Get started Bring yourself up to speed with our introductory content.

Four tips for effective software testing


Know the correct application results

Source:  Worakorn/Fotolia
Visual Editor: Sarah Evans/TechTarget

Defining expected results independently of and before actual results is necessary but not sufficient. The expected results have to be correct. You have to know the correct application results in order to tell whether the product is producing it correctly.

In general, real business requirements are the basis for determining correct application results. However, too often real business requirements are inadequately identified. Moreover, most testing is based on demonstrating that the product meets its feature requirements, which means the product works as designed. Demonstrating the product works as designed is necessary but not sufficient for -- let alone the same as -- demonstrating that the product as designed satisfies the real business requirements and thereby accomplishes the value it should.

Some exploratory testers believe their main purpose is to ascertain how the software works, essentially investigating many different instances of, "What happens if I try this?" Although perhaps interesting and even sometimes enlightening, this approach is a form of defining actual results that quite intentionally omits consciously determining what the right answer should be.

Ultimately, tests need to demonstrate that products not only work as designed but in fact satisfy the real business requirements, which are the basis for the "right answers" and should include most quality factors. Most developers and most testers, exploratory and otherwise, focus on product requirements without adequately understanding the real business requirements the product must satisfy to provide value.

Exploratory testing is one of many methods to help identify wrong and missed requirements, but it's usually neither the most economical nor most effective means to do so. Simply detecting requirements issues doesn't automatically correct them; and corrections are easily lost or distorted when they are only in the tester's mind. Moreover, I find it unlikely that exploratory testers who explicitly don't want to know the requirements somehow magically can know better, based on typical requirements, what the right answers should be.

View All Photo Stories

Join the conversation


Send me notifications when other members comment.

Please create a username to comment.

Sometimes there will be an expected outcome, sure, but there is far more to testing than the expected.  In fact the unexpected, the things that aren't tangible static and obvious outcomes and outputs often play a great deal of importance in how a software performs.  (I'm talking things like usability, accessibility, security, and performance).  There is far more to testing than functional checking.
Exploratory testing is one of many methods to help identify wrong and missed requirements, but it's usually neither the most economical nor most effective means to do so.

Effective by what measure? Where's your data to support that conclusion? Or is your evidence purely anecdotal?
I do agree to some extent. Giving some thought to my expected results before beginning hands-on testing definitely helps me to think more clearly and to be less biased.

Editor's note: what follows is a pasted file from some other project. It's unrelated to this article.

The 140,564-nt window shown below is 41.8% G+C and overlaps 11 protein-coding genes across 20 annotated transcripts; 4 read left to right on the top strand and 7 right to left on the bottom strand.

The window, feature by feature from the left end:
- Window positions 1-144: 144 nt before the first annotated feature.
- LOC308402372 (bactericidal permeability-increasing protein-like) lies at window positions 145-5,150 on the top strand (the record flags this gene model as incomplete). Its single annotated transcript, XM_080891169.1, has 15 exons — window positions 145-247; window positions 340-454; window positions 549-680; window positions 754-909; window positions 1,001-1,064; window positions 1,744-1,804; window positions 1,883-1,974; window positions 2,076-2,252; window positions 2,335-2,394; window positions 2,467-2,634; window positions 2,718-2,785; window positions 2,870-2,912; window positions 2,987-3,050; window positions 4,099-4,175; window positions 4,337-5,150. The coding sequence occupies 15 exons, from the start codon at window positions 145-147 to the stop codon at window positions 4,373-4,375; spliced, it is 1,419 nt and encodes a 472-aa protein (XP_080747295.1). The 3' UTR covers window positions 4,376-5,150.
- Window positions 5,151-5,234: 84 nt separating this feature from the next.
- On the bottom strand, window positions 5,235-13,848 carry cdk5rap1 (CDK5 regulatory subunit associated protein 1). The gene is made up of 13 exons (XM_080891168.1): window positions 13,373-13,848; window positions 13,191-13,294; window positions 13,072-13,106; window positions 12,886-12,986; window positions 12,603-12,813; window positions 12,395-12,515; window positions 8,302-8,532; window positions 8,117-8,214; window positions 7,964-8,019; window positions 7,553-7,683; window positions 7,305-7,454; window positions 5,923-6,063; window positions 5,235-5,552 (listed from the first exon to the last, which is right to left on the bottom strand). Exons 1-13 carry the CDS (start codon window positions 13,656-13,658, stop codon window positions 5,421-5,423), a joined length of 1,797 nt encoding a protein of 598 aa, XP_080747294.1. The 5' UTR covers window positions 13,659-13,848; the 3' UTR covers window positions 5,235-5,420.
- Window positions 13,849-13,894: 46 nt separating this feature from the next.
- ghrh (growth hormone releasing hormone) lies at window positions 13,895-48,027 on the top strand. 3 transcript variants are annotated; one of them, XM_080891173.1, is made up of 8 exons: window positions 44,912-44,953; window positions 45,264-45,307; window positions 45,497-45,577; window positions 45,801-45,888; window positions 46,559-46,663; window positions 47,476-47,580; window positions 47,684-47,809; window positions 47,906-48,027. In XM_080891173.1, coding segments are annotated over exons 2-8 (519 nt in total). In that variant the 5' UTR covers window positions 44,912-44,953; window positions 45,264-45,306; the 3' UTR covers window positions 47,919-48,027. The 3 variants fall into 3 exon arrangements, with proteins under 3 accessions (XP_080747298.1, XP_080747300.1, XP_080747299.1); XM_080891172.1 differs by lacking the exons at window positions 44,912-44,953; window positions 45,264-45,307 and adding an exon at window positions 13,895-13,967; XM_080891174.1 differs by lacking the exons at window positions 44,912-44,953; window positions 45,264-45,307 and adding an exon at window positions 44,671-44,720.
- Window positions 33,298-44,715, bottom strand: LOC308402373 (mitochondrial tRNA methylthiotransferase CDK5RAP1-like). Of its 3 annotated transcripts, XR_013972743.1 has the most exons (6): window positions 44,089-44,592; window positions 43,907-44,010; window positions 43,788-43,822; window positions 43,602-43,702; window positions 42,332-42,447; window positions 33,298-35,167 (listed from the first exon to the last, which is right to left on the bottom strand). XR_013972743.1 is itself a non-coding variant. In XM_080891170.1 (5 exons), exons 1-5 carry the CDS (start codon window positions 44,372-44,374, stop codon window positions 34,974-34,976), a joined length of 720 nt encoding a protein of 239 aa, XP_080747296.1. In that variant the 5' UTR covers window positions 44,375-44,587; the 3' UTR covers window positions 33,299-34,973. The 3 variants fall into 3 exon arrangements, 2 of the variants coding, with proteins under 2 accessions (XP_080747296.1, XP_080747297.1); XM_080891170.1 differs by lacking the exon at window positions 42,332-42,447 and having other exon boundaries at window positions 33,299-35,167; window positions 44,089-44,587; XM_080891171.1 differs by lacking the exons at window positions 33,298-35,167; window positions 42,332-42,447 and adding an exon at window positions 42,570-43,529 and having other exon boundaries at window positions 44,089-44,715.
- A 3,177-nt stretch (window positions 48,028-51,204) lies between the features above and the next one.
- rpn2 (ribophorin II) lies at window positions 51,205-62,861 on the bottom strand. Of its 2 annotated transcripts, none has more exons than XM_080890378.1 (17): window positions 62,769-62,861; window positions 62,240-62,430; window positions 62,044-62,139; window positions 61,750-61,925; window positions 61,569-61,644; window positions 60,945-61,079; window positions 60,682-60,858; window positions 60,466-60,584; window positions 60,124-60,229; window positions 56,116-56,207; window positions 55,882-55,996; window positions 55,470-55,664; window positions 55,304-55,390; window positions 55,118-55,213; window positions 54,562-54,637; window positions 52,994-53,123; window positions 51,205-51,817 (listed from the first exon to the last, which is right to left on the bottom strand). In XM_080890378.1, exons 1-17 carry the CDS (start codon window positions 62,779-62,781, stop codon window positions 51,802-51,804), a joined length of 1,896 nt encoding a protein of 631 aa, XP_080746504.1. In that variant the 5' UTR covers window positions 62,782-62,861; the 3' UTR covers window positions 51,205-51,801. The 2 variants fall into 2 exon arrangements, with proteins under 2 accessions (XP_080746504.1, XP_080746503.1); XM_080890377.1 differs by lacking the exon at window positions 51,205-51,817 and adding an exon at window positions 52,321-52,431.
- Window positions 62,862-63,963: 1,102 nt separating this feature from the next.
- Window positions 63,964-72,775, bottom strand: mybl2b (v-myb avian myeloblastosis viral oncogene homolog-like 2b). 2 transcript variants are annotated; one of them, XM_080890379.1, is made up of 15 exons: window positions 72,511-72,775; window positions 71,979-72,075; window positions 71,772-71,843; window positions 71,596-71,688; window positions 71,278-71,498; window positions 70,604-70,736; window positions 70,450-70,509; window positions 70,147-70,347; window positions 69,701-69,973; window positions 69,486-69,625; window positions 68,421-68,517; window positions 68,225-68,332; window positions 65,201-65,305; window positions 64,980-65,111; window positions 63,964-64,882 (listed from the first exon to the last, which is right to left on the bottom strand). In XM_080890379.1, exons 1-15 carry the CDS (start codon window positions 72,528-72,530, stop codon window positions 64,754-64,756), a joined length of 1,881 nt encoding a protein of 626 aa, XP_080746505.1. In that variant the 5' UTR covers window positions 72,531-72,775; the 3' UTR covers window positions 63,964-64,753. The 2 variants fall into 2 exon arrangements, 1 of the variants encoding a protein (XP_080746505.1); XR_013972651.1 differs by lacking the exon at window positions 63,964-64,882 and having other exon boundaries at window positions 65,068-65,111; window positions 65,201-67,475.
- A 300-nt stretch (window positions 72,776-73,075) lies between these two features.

As far as the expected results being correct... well, "correct" becomes a bit of a gray area in certain situations. My team supports 150+ applications, and quite a few of them are older legacy applications. Sometimes, no one can tell me what a correct results should look like. That is when I consult with the users and other stakeholders. As long as a result is acceptable to them, then it is acceptable to me.
If one’s results expectations are likely to be wrong, why are they wasting time pretending their testing is providing value? It should be obvious how specious and arrogant it is to presume “I’ll know whether a result is right when I see it,” especially when it’s coupled with active disdain for and almost pride in ignoring whatever requirements have been defined. That said, I agree that defined requirements often, even usually, are woefully inadequate. Inadequacy starts with the fact that they almost always are product/system/software requirements _hows_ which are unlikely to satisfy the REAL business requirements deliverable _whats_ that provide value when met. The primary reason is because REAL business requirements seldom are defined adequately (or often at all), in turn because people (including supposed requirements authorities) think the product requirements are _the_ requirements. REAL business requirements include quality factor “ilities” and other things that “aren't tangible static and obvious outcomes.” They exist regardless whether they’ve been identified. Failure to identify them adds to the likelihood the product/system/software will not adequately address them, if at all. Exploratory’s almost total focus on the software product that has been built dramatically reduces the likelihood of having a clue about the REAL business requirements the product should have addressed, which unfortunately even those who are positioned to know often are not conscious of.

I see numerous discussions were opened about the same article. I think there's a problem with that. I didn't need any predefined expected results to identify the problem.

Users don't think in terms "Gee, the app fails to produce the correct expected results". They expect the product to solve their specific problem and/or bring some value.